Just as Google will claim more than half of mobile internet ad spending around the world this year, the search giant will also account for more than half of total US mobile ad spending, eMarketer predicts.
Google will increase its share of mobile ad revenues by just over 2 percentage points, to reach 52.1% this year, and will continue rising, taking a 55.7% share by 2015. Facebook, which quickly carved out a 9% share of US mobile ad revenues last year—the first year it offered mobile ads—will grow its slice of the market to 14.9% this year.
That gives it about three times the share of the US mobile market as the next-closest publishers eMarketer analyzed—YP and Pandora. Twitter will pull in just 3.5% of US mobile ad revenues this year and will increase that amount slightly in coming years.
Overall, US mobile ad spending is still on a strong growth trajectory, though 2012 was the last year of triple-digit growth rates, eMarketer estimates. Spending will reach $7.65 billion this year, up from $4.36 billion in 2012. The bulk of US mobile ad spending will go toward search and display, especially banners and rich media ads. Through 2015, search alone will hold on to just over half of all US mobile ad dollars, with display reaching near-parity. Messaging-based formats have quickly declined in importance; they accounted for 16% of US mobile ad dollars in 2011, but this year will only make up 2.8% of the total.
Similar to desktop search, the mobile search ad market is fairly consolidated. Google alone took in 82.8% of all mobile search ad revenues last year, and will continue to increase that share marginally throughout eMarketer’s forecast period. YP will pull in 9.6% of mobile search dollars this year.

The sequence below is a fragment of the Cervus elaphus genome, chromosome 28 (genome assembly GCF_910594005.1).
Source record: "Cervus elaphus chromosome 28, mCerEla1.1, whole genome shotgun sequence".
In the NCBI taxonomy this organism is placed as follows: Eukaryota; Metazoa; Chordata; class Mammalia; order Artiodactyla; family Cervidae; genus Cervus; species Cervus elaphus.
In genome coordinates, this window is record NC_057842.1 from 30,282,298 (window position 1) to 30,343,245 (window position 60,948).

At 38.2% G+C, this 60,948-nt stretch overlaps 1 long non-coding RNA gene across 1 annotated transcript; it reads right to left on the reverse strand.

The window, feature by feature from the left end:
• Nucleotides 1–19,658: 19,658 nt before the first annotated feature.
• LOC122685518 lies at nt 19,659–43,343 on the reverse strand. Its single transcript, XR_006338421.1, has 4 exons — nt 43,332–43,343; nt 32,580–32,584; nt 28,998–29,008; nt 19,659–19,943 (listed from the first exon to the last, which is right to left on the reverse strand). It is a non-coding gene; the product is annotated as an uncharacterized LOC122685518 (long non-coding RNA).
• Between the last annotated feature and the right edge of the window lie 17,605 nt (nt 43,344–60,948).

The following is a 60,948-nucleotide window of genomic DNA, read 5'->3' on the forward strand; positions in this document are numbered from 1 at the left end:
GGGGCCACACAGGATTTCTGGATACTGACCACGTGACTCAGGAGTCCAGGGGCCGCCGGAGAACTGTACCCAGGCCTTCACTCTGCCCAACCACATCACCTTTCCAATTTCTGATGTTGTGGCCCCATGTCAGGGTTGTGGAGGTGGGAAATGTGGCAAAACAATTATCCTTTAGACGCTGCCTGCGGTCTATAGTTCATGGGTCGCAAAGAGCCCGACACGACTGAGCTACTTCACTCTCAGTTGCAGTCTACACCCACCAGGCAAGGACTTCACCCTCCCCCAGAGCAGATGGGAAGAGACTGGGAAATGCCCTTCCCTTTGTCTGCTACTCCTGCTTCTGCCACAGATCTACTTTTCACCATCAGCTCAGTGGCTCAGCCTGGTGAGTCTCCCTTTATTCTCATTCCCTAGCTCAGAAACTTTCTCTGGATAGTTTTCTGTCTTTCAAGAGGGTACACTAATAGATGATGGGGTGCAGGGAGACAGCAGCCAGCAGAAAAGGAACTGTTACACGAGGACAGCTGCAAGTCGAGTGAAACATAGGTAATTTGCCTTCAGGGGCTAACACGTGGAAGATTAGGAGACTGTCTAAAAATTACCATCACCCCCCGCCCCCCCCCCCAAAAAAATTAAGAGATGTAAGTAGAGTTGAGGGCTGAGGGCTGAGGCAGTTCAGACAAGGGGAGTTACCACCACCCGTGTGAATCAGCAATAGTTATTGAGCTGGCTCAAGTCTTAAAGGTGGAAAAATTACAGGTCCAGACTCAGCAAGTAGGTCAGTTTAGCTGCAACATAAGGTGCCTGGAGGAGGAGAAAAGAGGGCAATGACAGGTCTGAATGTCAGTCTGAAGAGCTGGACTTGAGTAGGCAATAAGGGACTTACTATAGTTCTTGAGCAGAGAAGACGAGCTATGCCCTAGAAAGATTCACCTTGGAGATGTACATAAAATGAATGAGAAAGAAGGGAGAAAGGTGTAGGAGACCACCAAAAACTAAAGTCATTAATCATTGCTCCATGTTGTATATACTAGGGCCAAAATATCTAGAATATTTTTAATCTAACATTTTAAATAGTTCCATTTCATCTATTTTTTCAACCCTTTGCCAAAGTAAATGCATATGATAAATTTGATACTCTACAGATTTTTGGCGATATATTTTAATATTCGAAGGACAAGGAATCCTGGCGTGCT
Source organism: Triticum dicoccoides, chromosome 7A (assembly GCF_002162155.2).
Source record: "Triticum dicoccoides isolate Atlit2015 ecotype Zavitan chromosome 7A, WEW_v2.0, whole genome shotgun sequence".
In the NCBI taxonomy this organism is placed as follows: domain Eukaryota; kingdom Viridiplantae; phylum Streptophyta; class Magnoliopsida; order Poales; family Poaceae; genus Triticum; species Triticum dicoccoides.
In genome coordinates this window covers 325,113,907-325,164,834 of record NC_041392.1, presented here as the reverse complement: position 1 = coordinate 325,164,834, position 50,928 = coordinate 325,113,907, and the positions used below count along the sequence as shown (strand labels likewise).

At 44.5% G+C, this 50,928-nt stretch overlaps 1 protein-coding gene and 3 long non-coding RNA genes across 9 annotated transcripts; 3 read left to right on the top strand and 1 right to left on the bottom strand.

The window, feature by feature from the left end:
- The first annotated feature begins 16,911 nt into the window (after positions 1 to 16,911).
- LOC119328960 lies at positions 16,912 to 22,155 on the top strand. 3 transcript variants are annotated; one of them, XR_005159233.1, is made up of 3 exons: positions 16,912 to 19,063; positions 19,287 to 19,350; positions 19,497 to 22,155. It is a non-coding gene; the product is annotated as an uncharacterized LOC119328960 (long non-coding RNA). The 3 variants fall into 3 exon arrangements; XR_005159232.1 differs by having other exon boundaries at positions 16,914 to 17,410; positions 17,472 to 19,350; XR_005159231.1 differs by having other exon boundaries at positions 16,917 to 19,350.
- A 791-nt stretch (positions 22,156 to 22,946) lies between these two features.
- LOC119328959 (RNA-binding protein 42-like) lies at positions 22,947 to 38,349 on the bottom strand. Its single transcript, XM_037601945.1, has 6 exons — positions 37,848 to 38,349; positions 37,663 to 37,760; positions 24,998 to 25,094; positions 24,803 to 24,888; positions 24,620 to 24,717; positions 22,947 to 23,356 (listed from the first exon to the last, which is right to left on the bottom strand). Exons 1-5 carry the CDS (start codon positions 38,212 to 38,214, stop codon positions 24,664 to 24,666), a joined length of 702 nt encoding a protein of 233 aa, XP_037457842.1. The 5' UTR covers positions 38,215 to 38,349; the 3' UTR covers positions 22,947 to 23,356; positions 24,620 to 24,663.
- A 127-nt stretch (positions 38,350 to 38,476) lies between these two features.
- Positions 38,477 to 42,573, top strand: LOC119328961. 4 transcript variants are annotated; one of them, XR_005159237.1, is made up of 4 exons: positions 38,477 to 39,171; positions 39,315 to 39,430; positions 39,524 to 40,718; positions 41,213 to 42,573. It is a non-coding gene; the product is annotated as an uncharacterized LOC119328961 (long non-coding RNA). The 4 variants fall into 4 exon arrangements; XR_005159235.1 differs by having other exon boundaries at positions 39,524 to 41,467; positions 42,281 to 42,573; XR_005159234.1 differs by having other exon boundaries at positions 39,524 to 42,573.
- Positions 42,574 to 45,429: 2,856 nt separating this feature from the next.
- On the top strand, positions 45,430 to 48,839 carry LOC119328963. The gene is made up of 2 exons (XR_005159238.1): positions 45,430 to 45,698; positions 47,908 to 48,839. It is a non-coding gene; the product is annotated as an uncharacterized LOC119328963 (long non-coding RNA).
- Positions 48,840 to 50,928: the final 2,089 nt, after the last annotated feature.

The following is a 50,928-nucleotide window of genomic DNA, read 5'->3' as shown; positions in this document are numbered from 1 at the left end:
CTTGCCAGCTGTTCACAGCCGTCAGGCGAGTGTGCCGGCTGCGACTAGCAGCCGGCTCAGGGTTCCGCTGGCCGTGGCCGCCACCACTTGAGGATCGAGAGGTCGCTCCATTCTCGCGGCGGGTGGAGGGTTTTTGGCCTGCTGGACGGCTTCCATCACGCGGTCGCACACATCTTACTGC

The picture is different for mobile display. Facebook is the leading player there, and will rake in just over one in three mobile display dollars this year, after traffic acquisition costs (TAC). Google will increase its share of the total to 19.6%, while Pandora will grab 11.1%, down slightly from 2012. Twitter is a more significant force in the smaller world of mobile display, though it will still only take in 7.9% of revenues this year.
Consolidation in the mobile display market has largely come as a result of Facebook and Twitter introducing mobile ads to their offerings. The two companies, neither of which ran any mobile advertising in 2011, together accounted for 28.4% of the mobile display market by the end of 2012. Continued growth, especially at Facebook, is helping push the share of the market from “other” companies down to less than one in five mobile display dollars.
eMarketer bases its estimates of US mobile ad spending on the analysis of estimates from other research firms; reported and estimated revenues from major mobile ad publishers; consumer mobile usage trends; and eMarketer interviews with executives at ad agencies, brands, mobile ad publishers and other industry leaders.
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